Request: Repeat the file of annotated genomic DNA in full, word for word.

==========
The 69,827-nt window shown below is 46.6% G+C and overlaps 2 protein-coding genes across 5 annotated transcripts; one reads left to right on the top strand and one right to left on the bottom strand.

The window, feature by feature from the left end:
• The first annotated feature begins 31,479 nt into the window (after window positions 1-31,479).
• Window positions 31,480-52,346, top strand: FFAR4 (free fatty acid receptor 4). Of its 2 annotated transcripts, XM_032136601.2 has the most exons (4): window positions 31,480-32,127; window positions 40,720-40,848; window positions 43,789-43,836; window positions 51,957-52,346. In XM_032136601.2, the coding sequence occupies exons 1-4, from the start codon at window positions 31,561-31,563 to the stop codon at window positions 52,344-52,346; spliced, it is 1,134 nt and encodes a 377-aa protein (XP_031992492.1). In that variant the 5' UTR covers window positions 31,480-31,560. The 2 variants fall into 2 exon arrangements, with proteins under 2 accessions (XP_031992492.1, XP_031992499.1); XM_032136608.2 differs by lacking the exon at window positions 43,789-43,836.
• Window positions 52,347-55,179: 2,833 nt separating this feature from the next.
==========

The 69,827-nt window shown below is 46.6% G+C and overlaps 2 protein-coding genes across 5 annotated transcripts; one reads left to right on the top strand and one right to left on the bottom strand.

The window, feature by feature from the left end:
• The first annotated feature begins 31,479 nt into the window (after window positions 1-31,479).
• Window positions 31,480-52,346, top strand: FFAR4 (free fatty acid receptor 4). Of its 2 annotated transcripts, XM_032136601.2 has the most exons (4): window positions 31,480-32,127; window positions 40,720-40,848; window positions 43,789-43,836; window positions 51,957-52,346. In XM_032136601.2, the coding sequence occupies exons 1-4, from the start codon at window positions 31,561-31,563 to the stop codon at window positions 52,344-52,346; spliced, it is 1,134 nt and encodes a 377-aa protein (XP_031992492.1). In that variant the 5' UTR covers window positions 31,480-31,560. The 2 variants fall into 2 exon arrangements, with proteins under 2 accessions (XP_031992492.1, XP_031992499.1); XM_032136608.2 differs by lacking the exon at window positions 43,789-43,836.
• Window positions 52,347-55,179: 2,833 nt separating this feature from the next.